8 July 2022 Media Release from the Department for Primary Industries and Regional Development
Photo caption: Myrtle rust has been detected on a remote property in the Kimberley. Signs to look out for include masses of bright yellow or orange-yellow spores on plant foliage, lesions on actively-growing foliage, floral buds and young fruit and buckled or twisted leaves.
The Department of Primary Industries and Regional Development (DPIRD) has confirmed a detection of myrtle rust in a Paperbark tree (Melaleuca species) in a wetland on a remote pastoral lease in the East Kimberley.
The disease was discovered as part of targeted surveillance being undertaken by staff from the Department of Biodiversity, Conservation and Attractions (DBCA), DPIRD and Queensland Department of Agriculture and Fisheries.
DPIRD is leading the response and DBCA and DPIRD are conducting further surveillance to determine the extent of this outbreak.
Myrtle rust is a highly invasive fungal disease of Myrtaceae plants including peppermint trees, Geraldton wax, eucalypts, melaleucas, bottlebrushes and lilly pilly.
Myrtle rust is widespread along the east coast of Australia from southern New South Wales to far north Queensland and into the Northern Territory.
In Victoria myrtle rust is found mainly in production nurseries around Melbourne. In Tasmania myrtle rust is found on properties on the north-west coast.
DPIRD Chief Plant Protection Officer Sonya Broughton said DPIRD and DBCA were working together to determine if the disease was present in other parts of the Kimberley.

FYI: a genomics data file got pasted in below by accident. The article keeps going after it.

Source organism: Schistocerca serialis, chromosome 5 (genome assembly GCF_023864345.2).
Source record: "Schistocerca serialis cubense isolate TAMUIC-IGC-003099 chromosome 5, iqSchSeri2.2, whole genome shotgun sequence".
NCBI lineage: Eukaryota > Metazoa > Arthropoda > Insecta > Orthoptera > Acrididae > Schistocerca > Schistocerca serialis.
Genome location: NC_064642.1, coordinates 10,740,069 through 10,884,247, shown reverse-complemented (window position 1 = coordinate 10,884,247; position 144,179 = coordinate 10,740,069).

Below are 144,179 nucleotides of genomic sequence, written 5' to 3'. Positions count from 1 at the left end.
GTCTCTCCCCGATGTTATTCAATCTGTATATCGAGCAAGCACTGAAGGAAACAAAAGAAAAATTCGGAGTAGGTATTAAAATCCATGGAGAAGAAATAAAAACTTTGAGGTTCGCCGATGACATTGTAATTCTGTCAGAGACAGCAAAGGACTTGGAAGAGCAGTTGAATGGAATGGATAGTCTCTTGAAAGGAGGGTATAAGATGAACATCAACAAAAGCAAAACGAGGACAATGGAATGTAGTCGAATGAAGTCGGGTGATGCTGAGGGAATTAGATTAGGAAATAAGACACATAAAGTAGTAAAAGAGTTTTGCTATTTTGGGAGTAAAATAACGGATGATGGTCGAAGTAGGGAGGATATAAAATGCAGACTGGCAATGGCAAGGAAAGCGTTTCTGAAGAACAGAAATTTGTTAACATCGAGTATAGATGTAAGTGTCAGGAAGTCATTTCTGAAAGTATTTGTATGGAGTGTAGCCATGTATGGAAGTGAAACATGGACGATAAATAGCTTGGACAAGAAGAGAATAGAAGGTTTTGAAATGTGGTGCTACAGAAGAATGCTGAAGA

“Myrtle rust attacks both young plants and new growth on established plants from the Myrtaceae family.
“Signs of the disease include masses of bright yellow or orange-yellow spores on plant foliage, lesions on actively-growing foliage, floral buds and young fruit and buckled or twisted leaves,” Dr Broughton said.
“For bottlebrush plant species, the rust lesions will be purple in colour and spores dark brown.”
“It is important for anyone living in or travelling through the Kimberley to report any suspected signs of the disease to DPIRD as soon as possible.”
The disease is spread mostly via wind, but the spores can also be spread via infected plant material, contaminated equipment, clothing and vehicles.
If possible take photos of the infected plant and report to DPIRD through the Pest and Disease Information Service on 9368 3080 or via the department’s MyPestGuide™ Reporter app (Google Play Store and Apple iTunes Store), or email firstname.lastname@example.org
More information is available from www.agric.wa.gov.au/myrtlerust
Katrina Bowers/Megan Broad, media liaison +61 (0)8 9368 3937